The park and the foreshore are lovely places to wander, to meet people, and to enjoy life in the open.  Numerous family groups were running and playing on the sand, dogs were scampering into the Broadwater, a stand-up boarder (and I am sure there is a better name for them than that) struggled ashore lugging her heavy board up the dunes, motor boats, speed boats and jet skis puttered or roared by, and the dog man was just sitting there waiting for me.

I had seen him as I walked North, and as I headed home he and his hounds were sitting on a drainage pipe looking as if they were just about ready to head home too.  I’m not sure what sort of dogs he had – they were smallish, fluffy, friendly and doggish – but their owner spent some time in calling them to stop sniffing me and my ankles and to return to him for a family portrait.  He finally got all three to look at me – but his face was in the shadow of his hat so the photo I have kept is an earlier, impromptu one.

Dog man

A man and his dogs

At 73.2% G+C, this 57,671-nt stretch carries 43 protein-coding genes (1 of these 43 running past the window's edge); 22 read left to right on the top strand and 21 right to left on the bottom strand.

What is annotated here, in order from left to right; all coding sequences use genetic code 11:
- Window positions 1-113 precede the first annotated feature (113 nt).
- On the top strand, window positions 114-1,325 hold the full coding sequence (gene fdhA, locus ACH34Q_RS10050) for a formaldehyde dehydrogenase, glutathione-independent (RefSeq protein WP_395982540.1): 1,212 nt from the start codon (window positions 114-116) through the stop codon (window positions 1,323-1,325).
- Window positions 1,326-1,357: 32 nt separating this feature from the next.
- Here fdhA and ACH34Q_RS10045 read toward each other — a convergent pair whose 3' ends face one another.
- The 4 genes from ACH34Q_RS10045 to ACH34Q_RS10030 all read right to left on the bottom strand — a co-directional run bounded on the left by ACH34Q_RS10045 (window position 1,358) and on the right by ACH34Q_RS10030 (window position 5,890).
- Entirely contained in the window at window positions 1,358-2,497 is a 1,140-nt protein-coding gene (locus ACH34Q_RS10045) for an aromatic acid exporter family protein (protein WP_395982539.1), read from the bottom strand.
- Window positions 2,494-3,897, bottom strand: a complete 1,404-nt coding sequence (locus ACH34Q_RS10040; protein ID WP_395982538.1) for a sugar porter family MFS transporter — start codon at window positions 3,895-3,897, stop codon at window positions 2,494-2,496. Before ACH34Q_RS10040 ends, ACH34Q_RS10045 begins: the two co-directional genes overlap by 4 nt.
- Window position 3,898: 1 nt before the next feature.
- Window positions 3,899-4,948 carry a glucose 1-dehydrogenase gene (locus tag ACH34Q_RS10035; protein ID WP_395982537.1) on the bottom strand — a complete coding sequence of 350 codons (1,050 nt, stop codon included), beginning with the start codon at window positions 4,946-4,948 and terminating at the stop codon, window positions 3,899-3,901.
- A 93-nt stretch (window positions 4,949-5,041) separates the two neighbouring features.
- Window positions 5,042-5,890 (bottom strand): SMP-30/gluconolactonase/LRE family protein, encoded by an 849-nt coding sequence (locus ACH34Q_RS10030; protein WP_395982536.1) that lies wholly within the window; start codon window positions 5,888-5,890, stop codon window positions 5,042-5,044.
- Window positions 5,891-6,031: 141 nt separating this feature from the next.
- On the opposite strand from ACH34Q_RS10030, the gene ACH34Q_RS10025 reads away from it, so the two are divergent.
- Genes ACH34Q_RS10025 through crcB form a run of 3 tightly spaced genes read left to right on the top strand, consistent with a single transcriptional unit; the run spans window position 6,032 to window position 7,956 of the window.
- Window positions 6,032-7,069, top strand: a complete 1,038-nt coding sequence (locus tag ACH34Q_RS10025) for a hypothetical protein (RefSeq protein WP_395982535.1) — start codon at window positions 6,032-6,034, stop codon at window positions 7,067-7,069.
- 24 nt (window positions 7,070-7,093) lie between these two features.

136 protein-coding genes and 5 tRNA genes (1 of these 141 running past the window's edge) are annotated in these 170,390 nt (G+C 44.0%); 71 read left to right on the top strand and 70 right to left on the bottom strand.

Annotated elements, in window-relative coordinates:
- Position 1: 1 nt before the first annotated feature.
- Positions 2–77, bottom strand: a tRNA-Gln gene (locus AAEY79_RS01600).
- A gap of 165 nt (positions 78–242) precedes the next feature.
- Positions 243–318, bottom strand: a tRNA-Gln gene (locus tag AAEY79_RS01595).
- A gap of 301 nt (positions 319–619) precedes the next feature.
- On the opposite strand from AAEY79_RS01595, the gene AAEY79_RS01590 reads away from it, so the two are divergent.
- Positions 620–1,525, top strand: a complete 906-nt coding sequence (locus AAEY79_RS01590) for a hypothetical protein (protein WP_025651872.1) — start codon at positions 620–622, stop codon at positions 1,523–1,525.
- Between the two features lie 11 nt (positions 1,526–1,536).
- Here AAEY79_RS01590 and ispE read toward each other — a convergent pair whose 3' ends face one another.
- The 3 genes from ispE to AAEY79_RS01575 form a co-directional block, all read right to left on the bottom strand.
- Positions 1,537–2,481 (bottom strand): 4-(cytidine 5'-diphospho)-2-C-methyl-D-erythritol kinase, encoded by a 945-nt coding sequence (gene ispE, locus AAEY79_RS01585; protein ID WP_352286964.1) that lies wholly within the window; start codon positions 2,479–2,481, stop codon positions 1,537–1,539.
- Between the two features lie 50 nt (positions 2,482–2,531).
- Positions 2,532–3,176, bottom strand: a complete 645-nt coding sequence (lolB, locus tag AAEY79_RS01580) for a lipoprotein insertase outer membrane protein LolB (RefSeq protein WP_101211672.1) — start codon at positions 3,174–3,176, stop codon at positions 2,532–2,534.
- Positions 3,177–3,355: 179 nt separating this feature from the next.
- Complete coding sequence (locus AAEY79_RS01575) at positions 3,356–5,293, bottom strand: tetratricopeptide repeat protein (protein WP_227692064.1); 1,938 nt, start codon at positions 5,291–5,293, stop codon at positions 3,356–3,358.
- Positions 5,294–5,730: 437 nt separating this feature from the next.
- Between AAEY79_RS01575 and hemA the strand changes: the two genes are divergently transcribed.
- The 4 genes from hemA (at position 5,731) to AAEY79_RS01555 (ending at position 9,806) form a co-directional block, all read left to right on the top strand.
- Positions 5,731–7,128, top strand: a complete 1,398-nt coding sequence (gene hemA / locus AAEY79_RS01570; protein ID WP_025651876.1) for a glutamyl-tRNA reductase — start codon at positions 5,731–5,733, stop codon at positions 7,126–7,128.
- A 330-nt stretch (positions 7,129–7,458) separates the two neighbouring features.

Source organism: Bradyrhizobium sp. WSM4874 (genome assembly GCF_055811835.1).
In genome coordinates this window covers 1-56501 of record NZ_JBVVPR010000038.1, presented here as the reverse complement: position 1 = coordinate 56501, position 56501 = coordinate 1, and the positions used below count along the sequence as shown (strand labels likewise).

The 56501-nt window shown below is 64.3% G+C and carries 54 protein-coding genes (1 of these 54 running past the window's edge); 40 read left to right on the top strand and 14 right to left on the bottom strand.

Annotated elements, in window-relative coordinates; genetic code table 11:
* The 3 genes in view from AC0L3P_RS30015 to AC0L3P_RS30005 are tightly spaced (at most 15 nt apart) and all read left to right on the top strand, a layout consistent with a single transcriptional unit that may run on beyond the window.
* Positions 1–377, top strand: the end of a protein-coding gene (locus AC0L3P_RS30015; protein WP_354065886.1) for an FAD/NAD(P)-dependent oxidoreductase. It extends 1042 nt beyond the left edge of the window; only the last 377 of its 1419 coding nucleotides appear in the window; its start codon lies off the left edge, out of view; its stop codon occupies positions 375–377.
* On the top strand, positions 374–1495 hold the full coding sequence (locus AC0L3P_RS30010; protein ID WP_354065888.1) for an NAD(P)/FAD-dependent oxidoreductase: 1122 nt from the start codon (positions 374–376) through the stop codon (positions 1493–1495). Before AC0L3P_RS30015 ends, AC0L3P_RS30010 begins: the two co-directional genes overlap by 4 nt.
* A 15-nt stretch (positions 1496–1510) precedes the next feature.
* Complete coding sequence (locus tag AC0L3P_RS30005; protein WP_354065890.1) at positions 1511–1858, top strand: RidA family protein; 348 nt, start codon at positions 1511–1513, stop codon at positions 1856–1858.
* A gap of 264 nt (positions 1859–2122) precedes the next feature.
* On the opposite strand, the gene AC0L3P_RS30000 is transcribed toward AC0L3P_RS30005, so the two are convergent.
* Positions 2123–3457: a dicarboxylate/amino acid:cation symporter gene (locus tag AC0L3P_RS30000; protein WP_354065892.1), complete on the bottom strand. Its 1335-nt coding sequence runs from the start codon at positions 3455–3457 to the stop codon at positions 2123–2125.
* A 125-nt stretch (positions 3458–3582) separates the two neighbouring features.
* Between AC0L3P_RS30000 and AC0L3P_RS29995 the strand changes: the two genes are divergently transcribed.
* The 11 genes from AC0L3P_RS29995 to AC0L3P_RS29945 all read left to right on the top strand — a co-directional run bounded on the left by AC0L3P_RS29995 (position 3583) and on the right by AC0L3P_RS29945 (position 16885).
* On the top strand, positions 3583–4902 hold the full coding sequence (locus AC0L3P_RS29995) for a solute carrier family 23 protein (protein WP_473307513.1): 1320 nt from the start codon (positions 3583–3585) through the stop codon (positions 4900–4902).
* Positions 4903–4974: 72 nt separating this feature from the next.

Today was a day of simple delights – a walk, a swim, lunch, a stroll through the park and along the foreshore, a couple of chance meetings with strangers, and as Sondheim said in his musical:

  • Well, there are worse things
  • Than staring at the water on a Sunday
  • There are worse things
  • Than staring at the water


Text and photographs © Christopher Hall August 2020.

Location map from Internet

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If a man ascended into heaven and gazed upon the whole workings of the universe and the beauty of the stars, the marvellous sight would give him no joy if he had to keep it to himself. And yet, if only there had been someone to describe the spectacle to, it would have filled him with delight

  • Attributed to Marcus Tullius Cicero – On Friendship